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Senator Imee Marcos has called for a review of PhilHealth’s “abuse of its quasi-judicial powers,” as hospitals threaten to walk out on the state health insurance agency over allegedly delayed reimbursements since last year.

Marcos said PhilHealth’s plan to implement a temporary suspension of payment of claims (TSPC) before the end of August “highlights the need to curtail the agency’s overarching control over hospital fraud, payments and sanctions.”

“PhilHealth’s simultaneous investigation and suspension of reimbursement claims is coercion, not an anti-fraud effort. Allegations of attack-and-collect, of false fraud charges, and suspension blackmail by PhilHealth Legal have been heard many times in the past,” Marcos explained.

“I know PhilHealth chairman (Dante) Guierran to be a competent and upright public servant. But some officials in his Legal department have been known to be the opposite,” Marcos pointed out.

“Billions in dormant PhilHealth funds should be released and put to work ASAP. These are not meant to just keep earning interest in the bank during a global health crisis,” Marcos added.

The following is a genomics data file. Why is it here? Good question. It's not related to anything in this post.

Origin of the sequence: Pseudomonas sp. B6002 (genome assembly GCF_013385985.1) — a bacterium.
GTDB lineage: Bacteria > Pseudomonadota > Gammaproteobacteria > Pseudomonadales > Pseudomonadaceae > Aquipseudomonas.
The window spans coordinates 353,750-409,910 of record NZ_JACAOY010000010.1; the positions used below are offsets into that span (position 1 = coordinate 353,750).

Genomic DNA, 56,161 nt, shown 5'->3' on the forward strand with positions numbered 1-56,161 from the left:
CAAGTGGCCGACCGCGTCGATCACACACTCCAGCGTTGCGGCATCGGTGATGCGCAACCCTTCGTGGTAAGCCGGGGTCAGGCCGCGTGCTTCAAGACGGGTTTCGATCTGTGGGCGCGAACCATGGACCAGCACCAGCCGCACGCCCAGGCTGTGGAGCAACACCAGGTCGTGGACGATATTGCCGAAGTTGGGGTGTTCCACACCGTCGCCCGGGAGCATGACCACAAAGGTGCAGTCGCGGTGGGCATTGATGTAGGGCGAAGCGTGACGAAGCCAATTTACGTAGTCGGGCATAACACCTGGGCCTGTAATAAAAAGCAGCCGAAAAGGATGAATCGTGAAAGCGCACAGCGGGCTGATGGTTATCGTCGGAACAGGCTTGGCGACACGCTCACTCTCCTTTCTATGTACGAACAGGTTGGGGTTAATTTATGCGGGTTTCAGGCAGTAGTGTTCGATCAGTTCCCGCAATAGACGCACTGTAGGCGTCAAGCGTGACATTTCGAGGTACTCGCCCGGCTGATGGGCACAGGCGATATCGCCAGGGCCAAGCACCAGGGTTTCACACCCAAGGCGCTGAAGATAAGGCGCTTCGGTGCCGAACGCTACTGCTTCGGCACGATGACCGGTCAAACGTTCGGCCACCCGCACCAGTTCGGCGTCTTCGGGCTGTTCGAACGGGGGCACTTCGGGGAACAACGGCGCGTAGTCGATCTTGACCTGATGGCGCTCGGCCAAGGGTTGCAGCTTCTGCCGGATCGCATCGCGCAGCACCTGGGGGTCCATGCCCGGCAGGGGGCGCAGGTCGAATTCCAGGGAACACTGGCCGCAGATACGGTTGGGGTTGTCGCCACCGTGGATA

Marcos expressed concern that some 96 million beneficiaries of government-subsidized healthcare may be left to pay all their hospital bills, if the TSPC pushes health care institutions to disengage from PhilHealth by the end of the year.

“Health insurance premiums being paid by government and private sector employees, overseas Filipino workers, indigents, senior citizens, self-earning or informal workers, as well as their dependents, will be rendered useless if hospitals decide that the TSPC is the last straw and walk out on PhilHealth,” Marcos warned.

Based on direct complaints reaching Marcos’s office, hospitals see the TSPC as “very thinly disguised coercion and harassment” rather than a means to protect PhilHealth from irregular hospital claims.

“It could not be worse-timed amid the emergence of Covid-19 variants and new waves of rising infection,” Marcos said.

PhilHealth’s mechanism to claim refunds, file cases, and revoke the accreditation of health care institutions (HCIs) “obviates the need for TSPC” to discourage upcasing, Marcos said, referring to the anomalous practice of tampering with patients’ data and distorting the gravity of a disease to pad the value of reimbursement claims.

“And in the upcasing incidents evidenced in the past, collusion not between hospitals but involving PhilHealth officials themselves has been proven. Laging kasabwat ang PhilHealth sa upcasing raket na ‘yan! (Philhealth is always in cahoots in that upcasing racket!)” Marcos said.

As it is, PhilHealth has not even met its promise to reimburse 60% of the value of hospital claims via the newly launched Debit-Credit Payment Method (DCPM), Marcos said, based on direct complaints from private hospitals and hospital associations reaching her office.

“Some provincial hospitals have not even received 1% of their claims,” Marcos cited.

“Hospitals need to maintain or even increase their healthcare capacities during this crucial period. PhilHealth must stanch their financial hemorrhage by speeding up reimbursements soon,” she added.